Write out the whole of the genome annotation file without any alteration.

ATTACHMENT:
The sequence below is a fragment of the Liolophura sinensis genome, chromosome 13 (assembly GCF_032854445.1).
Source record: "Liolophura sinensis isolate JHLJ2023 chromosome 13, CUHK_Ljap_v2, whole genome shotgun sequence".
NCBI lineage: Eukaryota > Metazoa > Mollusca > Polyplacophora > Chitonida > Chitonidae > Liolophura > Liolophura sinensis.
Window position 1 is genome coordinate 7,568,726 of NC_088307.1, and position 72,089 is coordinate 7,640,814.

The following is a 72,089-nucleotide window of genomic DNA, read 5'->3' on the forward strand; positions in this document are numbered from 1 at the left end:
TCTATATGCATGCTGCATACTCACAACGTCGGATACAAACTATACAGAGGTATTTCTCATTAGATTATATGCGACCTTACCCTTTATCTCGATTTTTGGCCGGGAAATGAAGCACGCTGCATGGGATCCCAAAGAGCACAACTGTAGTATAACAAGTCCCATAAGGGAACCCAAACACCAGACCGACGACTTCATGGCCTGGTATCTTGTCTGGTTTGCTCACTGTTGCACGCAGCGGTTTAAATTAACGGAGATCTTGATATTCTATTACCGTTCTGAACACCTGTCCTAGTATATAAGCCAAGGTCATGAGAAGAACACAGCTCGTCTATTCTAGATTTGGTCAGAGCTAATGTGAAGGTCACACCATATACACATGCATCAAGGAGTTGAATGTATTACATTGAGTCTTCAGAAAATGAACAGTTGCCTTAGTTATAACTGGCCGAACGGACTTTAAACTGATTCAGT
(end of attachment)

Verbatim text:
The sequence below is a fragment of the Liolophura sinensis genome, chromosome 13 (assembly GCF_032854445.1).
Source record: "Liolophura sinensis isolate JHLJ2023 chromosome 13, CUHK_Ljap_v2, whole genome shotgun sequence".
NCBI lineage: Eukaryota > Metazoa > Mollusca > Polyplacophora > Chitonida > Chitonidae > Liolophura > Liolophura sinensis.
Window position 1 is genome coordinate 7,568,726 of NC_088307.1, and position 72,089 is coordinate 7,640,814.

The following is a 72,089-nucleotide window of genomic DNA, read 5'->3' on the forward strand; positions in this document are numbered from 1 at the left end:
TCTATATGCATGCTGCATACTCACAACGTCGGATACAAACTATACAGAGGTATTTCTCATTAGATTATATGCGACCTTACCCTTTATCTCGATTTTTGGCCGGGAAATGAAGCACGCTGCATGGGATCCCAAAGAGCACAACTGTAGTATAACAAGTCCCATAAGGGAACCCAAACACCAGACCGACGACTTCATGGCCTGGTATCTTGTCTGGTTTGCTCACTGTTGCACGCAGCGGTTTAAATTAACGGAGATCTTGATATTCTATTACCGTTCTGAACACCTGTCCTAGTATATAAGCCAAGGTCATGAGAAGAACACAGCTCGTCTATTCTAGATTTGGTCAGAGCTAATGTGAAGGTCACACCATATACACATGCATCAAGGAGTTGAATGTATTACATTGAGTCTTCAGAAAATGAACAGTTGCCTTAGTTATAACTGGCCGAACGGACTTTAAACTGATTCAGT